Once upon a time, wine sales, as were many retail item sales, were driven by OND. OND or October, November & December, the last sales quarter of the year, historically represented 40% of annual sales. It is when companies were made or broken. Many retailers didn't go into the profit column for the year until black Friday (you know, the day after Thanksgiving). Last year, OND, or lack thereof, killed many businesses,and just about every one's business plans. The remaining inventory clogged up the 1st half of 2009 wine sales. Now, 2 weeks into OND, what is happening out there? Nothing. Seriously, nothing. Sales haven't picked up yet. In fact, they probably won't pick up that much.It's been years since the "O" in OND meant anything except everyone talking about how the season would be.
As a wine culture, we've changed forever. The economic downturn only clouds people perception of wine sales trends. Here has what has happened to kill OND:
1) Wine Gift Giving has decreased-There was a time when everyone gave bottles of liquor or wine at holidays, that has gone away quite a bit. And with corporate tightening, the big companies that used to buy dozens of cases of Jordan or Ferrari Carano to give as corporate gifts has also dried up.
2) Wine seasonality is changing!- Americans now drink wine everyday, and this is a great thing. Wine is no longer the domain of special occasion only. Americans have grown their wine consumption "JFMAMJJAS" (that doesn't exactly roll off the tongue does it?), or the other months of the year so much, that the expert predict the growth to be constant, and the fact is, people already drink wine routinely, they're not going to drink extra wine on Thanksgiving. We are reaching good velocity through the season change that the increase, while existent, is not dramatic. When the last time you went to a big party on New Years and really whooped it up?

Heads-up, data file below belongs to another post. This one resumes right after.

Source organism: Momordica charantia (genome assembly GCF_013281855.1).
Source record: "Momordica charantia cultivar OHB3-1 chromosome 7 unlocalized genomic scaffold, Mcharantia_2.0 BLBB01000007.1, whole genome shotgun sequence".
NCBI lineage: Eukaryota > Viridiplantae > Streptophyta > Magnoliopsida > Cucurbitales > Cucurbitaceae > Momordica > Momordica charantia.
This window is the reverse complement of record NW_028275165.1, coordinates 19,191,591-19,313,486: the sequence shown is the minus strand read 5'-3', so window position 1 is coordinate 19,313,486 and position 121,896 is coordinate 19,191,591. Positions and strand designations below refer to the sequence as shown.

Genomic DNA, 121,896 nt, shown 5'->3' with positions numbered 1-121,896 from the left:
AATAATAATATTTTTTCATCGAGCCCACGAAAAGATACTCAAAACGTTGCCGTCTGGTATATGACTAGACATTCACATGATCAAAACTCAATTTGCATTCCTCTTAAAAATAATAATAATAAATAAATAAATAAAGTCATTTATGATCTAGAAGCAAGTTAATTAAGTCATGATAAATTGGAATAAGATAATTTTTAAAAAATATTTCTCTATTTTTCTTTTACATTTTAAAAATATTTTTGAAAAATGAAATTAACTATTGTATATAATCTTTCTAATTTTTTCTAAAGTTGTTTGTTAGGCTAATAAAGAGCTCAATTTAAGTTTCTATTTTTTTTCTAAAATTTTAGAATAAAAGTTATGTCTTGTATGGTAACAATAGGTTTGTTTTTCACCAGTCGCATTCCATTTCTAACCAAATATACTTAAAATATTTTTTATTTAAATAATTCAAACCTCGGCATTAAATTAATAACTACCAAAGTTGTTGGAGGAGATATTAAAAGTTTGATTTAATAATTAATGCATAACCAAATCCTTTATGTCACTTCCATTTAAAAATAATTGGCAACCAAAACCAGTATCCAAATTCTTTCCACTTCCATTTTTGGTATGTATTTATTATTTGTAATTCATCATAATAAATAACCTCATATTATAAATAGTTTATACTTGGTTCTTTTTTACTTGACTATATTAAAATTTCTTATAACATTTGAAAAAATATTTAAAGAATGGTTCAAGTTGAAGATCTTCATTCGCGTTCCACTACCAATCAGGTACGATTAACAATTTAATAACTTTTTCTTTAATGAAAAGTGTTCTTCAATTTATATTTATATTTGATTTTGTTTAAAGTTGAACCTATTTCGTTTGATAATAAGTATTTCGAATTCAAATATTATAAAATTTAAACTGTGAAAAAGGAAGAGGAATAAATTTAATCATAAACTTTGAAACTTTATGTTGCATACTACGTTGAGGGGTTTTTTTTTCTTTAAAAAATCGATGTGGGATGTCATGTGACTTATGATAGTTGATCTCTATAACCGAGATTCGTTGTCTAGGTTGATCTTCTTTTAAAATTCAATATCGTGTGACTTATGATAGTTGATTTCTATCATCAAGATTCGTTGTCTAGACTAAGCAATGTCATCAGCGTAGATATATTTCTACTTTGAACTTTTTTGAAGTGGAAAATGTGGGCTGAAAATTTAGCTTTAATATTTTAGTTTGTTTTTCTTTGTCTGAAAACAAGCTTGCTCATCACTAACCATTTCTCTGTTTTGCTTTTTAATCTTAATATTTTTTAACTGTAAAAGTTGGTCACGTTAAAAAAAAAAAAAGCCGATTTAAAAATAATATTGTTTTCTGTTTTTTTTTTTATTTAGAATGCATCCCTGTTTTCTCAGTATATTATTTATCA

3) Wine purchasers have lost their bearings, and as a result, their "balls"-As a result of buyers failing to recognize point #2, they have over purchased, over projected,and in general been their own worst enemy. Buyers do 2 things when times are weird, they either try to buy themselves into higher sales, often jumping on closeouts,which in turn knocks down their avg sale and profitability. Or they flat-out stop buying. Keeping their inventory in check, but now are relegated to stock monkeys. If a buyer doesn't buy, what is their job? Advice to all wine buyers, please plan accordingly in the future, budget less seasonality into your annual plan, and prepare your bosses for the inevitable disappointment come November, regardless of the economic conditions.Your sales will continue to grow,just be cool. Nationally, we are still growing wine consumption around 5%, it's not the 10% it was a few years ago, but it is still growth.
In this business, people's memory's are very short. I have vivid memories of 2001 OND when everyone said things would never be the same, and they weren't, we grew this industry faster between 2002 and 2008 than any other 6 year span in the last 50 years. In the late 90's all of the money spent was on obnoxious high end cabs, now it has been converted to dozens of different categories. Americans have never been more sophisticated,and are only getting more interested in wine. everything will be fine, just don't panic!